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Medford Historical Society Papers, Volume 17. 4 0 Browse Search
HISTORY OF THE TOWN OF MEDFORD, Middlesex County, Massachusetts, FROM ITS FIRST SETTLEMENT, IN 1630, TO THE PRESENT TIME, 1855. (ed. Charles Brooks) 2 0 Browse Search
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en in Medford united with them in petitioning the Grand Lodge of the State to grant them the requisite authority for assembling as a legal lodge. A dispensation was granted; and, the proper time of probation having nearly elapsed, they will soon (in September, 1855) receive a charter, which will confirm them in the rights and privileges of a regularly constituted lodge. The original petitioners were Messrs. George Hervey, John T. White, E. G. Currell, C. E. Merrill, Cleopas B. Johnson, William Crook, Dr. Samuel Kidder, A. H. Gardner, Elisha Stetson, James Ford, and T. R. Peck. The lodge is now in a flourishing condition, and has every prospect of further success and extended usefulness under its efficient organization, which is as follows:-- Worshipful George Hervey, Master. Elisha Stetson, Senior Warden. E. G. Currell, Junior Warden. C. B. Johnson, Senior Deacon. C. E. Merrill, Junior Deacon. Hiram Southworth, Treasurer. S. C. Lawrence, Secretary. Lewis Keen, S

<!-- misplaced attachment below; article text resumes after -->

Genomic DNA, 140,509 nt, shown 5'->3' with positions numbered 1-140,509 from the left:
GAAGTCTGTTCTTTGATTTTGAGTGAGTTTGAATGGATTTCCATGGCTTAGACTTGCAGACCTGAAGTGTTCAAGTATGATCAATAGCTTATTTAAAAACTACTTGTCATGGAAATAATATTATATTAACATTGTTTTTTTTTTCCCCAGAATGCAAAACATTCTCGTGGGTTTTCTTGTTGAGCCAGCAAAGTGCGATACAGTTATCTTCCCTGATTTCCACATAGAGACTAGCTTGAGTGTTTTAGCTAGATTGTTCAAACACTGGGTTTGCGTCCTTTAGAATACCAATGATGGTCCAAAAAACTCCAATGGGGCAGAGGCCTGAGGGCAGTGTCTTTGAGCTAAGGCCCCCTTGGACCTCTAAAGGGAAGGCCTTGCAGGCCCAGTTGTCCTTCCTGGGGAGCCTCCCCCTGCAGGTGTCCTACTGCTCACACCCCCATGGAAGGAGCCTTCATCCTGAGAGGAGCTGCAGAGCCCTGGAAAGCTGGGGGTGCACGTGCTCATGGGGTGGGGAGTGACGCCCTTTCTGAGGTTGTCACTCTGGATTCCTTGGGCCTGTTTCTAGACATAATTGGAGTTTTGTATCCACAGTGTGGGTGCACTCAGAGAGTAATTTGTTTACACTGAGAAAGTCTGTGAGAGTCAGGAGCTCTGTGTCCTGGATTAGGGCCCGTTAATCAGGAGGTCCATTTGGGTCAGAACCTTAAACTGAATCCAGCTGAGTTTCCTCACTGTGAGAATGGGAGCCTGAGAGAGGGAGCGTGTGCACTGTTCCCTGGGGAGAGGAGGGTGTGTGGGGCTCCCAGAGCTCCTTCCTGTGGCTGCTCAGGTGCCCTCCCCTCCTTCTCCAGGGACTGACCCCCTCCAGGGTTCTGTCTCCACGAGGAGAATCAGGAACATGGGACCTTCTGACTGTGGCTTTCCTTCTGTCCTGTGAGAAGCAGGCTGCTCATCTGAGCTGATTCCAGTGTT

Today, with a double track, first-class equipment in all respects, it does not earn its expenses. Engineers. Joseph Seavy. Robert Gregg. James B. Rice. George Folsom. John F. Sanborn. Conductors. John F. Sanborn. Ralph Smith. William Crook. Edward Weymouth. Albert Hamilton. John F. Sanborn was conductor a short time and then station agent at South Reading, and later in a provision store, ship-yard, and policeman in Medford; later was engineer on the Medford Branch until coal-burning engines. Next there was Engine Cocheco, built at Lowell, on the Branch a long time; weight, twelve tons. And later, and for many years, the engine Camilla, that weighed twenty tons and was built in Boston. We fancy that Mr. Crook, the conductor, with his hat, dickey and resplendent badge would create a sensation on the Medford Branch today. The Branch has not been without its fatalities, one in its early days— James B. Gregg, a prominent business man in Medford,